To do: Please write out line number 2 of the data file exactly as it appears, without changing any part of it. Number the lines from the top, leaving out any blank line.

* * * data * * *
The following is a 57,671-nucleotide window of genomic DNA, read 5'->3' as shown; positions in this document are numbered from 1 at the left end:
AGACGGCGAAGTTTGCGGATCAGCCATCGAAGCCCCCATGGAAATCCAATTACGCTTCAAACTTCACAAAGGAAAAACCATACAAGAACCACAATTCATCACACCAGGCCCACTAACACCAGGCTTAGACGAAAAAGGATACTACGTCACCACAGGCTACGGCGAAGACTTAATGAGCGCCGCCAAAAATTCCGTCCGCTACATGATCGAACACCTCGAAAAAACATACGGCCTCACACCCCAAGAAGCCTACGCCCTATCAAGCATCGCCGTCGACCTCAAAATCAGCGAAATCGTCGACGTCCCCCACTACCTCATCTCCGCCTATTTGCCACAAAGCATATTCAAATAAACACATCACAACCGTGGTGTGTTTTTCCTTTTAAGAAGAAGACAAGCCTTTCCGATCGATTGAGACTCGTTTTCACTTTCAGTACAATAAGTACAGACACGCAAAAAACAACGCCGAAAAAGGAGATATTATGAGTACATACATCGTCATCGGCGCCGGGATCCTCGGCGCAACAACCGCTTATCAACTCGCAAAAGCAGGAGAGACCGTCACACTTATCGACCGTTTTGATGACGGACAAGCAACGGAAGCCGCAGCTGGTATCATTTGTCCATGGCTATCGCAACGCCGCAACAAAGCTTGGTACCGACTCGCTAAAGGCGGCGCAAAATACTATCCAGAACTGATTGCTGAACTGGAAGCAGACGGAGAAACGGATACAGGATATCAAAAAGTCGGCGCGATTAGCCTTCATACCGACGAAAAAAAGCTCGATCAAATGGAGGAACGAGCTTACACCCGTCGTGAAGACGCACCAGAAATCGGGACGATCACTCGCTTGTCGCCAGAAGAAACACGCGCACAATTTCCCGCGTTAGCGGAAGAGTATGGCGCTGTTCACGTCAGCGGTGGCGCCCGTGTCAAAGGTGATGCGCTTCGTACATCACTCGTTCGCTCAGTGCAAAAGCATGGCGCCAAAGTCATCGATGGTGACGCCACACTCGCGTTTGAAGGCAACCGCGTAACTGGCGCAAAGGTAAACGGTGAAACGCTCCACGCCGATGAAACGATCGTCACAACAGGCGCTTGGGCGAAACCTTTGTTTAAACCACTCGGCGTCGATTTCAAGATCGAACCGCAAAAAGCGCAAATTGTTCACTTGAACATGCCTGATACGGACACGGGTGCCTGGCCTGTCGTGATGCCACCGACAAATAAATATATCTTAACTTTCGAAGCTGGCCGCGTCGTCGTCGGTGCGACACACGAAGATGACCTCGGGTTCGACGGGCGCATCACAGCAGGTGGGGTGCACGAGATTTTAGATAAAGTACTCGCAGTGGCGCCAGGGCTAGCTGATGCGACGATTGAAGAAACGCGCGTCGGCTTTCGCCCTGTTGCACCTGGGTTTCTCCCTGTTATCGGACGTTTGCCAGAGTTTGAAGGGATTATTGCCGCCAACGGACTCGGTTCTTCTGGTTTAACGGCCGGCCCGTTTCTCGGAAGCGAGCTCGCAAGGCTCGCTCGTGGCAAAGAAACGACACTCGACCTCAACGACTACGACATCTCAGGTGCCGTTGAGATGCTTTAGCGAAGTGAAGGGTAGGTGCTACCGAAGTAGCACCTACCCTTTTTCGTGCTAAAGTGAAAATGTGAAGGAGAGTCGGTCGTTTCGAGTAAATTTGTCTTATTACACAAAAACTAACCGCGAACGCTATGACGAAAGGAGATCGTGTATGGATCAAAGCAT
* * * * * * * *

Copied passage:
AGACGGCGAAGTTTGCGGATCAGCCATCGAAGCCCCCATGGAAATCCAATTACGCTTCAAACTTCACAAAGGAAAAACCATACAAGAACCACAATTCATCACACCAGGCCCACTAACACCAGGCTTAGACGAAAAAGGATACTACGTCACCACAGGCTACGGCGAAGACTTAATGAGCGCCGCCAAAAATTCCGTCCGCTACATGATCGAACACCTCGAAAAAACATACGGCCTCACACCCCAAGAAGCCTACGCCCTATCAAGCATCGCCGTCGACCTCAAAATCAGCGAAATCGTCGACGTCCCCCACTACCTCATCTCCGCCTATTTGCCACAAAGCATATTCAAATAAACACATCACAACCGTGGTGTGTTTTTCCTTTTAAGAAGAAGACAAGCCTTTCCGATCGATTGAGACTCGTTTTCACTTTCAGTACAATAAGTACAGACACGCAAAAAACAACGCCGAAAAAGGAGATATTATGAGTACATACATCGTCATCGGCGCCGGGATCCTCGGCGCAACAACCGCTTATCAACTCGCAAAAGCAGGAGAGACCGTCACACTTATCGACCGTTTTGATGACGGACAAGCAACGGAAGCCGCAGCTGGTATCATTTGTCCATGGCTATCGCAACGCCGCAACAAAGCTTGGTACCGACTCGCTAAAGGCGGCGCAAAATACTATCCAGAACTGATTGCTGAACTGGAAGCAGACGGAGAAACGGATACAGGATATCAAAAAGTCGGCGCGATTAGCCTTCATACCGACGAAAAAAAGCTCGATCAAATGGAGGAACGAGCTTACACCCGTCGTGAAGACGCACCAGAAATCGGGACGATCACTCGCTTGTCGCCAGAAGAAACACGCGCACAATTTCCCGCGTTAGCGGAAGAGTATGGCGCTGTTCACGTCAGCGGTGGCGCCCGTGTCAAAGGTGATGCGCTTCGTACATCACTCGTTCGCTCAGTGCAAAAGCATGGCGCCAAAGTCATCGATGGTGACGCCACACTCGCGTTTGAAGGCAACCGCGTAACTGGCGCAAAGGTAAACGGTGAAACGCTCCACGCCGATGAAACGATCGTCACAACAGGCGCTTGGGCGAAACCTTTGTTTAAACCACTCGGCGTCGATTTCAAGATCGAACCGCAAAAAGCGCAAATTGTTCACTTGAACATGCCTGATACGGACACGGGTGCCTGGCCTGTCGTGATGCCACCGACAAATAAATATATCTTAACTTTCGAAGCTGGCCGCGTCGTCGTCGGTGCGACACACGAAGATGACCTCGGGTTCGACGGGCGCATCACAGCAGGTGGGGTGCACGAGATTTTAGATAAAGTACTCGCAGTGGCGCCAGGGCTAGCTGATGCGACGATTGAAGAAACGCGCGTCGGCTTTCGCCCTGTTGCACCTGGGTTTCTCCCTGTTATCGGACGTTTGCCAGAGTTTGAAGGGATTATTGCCGCCAACGGACTCGGTTCTTCTGGTTTAACGGCCGGCCCGTTTCTCGGAAGCGAGCTCGCAAGGCTCGCTCGTGGCAAAGAAACGACACTCGACCTCAACGACTACGACATCTCAGGTGCCGTTGAGATGCTTTAGCGAAGTGAAGGGTAGGTGCTACCGAAGTAGCACCTACCCTTTTTCGTGCTAAAGTGAAAATGTGAAGGAGAGTCGGTCGTTTCGAGTAAATTTGTCTTATTACACAAAAACTAACCGCGAACGCTATGACGAAAGGAGATCGTGTATGGATCAAAGCAT